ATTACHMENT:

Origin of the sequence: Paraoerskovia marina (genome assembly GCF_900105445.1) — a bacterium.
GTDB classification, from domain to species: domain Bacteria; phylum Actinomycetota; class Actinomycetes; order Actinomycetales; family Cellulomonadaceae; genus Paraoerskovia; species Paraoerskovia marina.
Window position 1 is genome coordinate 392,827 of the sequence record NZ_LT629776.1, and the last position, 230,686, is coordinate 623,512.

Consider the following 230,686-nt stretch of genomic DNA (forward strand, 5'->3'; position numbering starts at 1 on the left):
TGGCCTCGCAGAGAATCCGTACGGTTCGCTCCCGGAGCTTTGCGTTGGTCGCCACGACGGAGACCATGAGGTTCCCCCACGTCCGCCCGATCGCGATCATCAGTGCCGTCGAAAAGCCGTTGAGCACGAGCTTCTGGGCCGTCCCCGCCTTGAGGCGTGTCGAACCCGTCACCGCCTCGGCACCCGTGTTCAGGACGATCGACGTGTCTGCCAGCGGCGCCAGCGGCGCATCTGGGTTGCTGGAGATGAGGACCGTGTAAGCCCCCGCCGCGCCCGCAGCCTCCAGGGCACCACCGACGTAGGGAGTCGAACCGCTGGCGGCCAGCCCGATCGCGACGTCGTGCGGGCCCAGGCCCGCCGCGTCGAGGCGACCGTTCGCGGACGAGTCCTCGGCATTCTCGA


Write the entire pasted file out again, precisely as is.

Origin of the sequence: Paraoerskovia marina (genome assembly GCF_900105445.1) — a bacterium.
GTDB classification, from domain to species: domain Bacteria; phylum Actinomycetota; class Actinomycetes; order Actinomycetales; family Cellulomonadaceae; genus Paraoerskovia; species Paraoerskovia marina.
Window position 1 is genome coordinate 392,827 of the sequence record NZ_LT629776.1, and the last position, 230,686, is coordinate 623,512.

Consider the following 230,686-nt stretch of genomic DNA (forward strand, 5'->3'; position numbering starts at 1 on the left):
TGGCCTCGCAGAGAATCCGTACGGTTCGCTCCCGGAGCTTTGCGTTGGTCGCCACGACGGAGACCATGAGGTTCCCCCACGTCCGCCCGATCGCGATCATCAGTGCCGTCGAAAAGCCGTTGAGCACGAGCTTCTGGGCCGTCCCCGCCTTGAGGCGTGTCGAACCCGTCACCGCCTCGGCACCCGTGTTCAGGACGATCGACGTGTCTGCCAGCGGCGCCAGCGGCGCATCTGGGTTGCTGGAGATGAGGACCGTGTAAGCCCCCGCCGCGCCCGCAGCCTCCAGGGCACCACCGACGTAGGGAGTCGAACCGCTGGCGGCCAGCCCGATCGCGACGTCGTGCGGGCCCAGGCCCGCCGCGTCGAGGCGACCGTTCGCGGACGAGTCCTCGGCATTCTCGA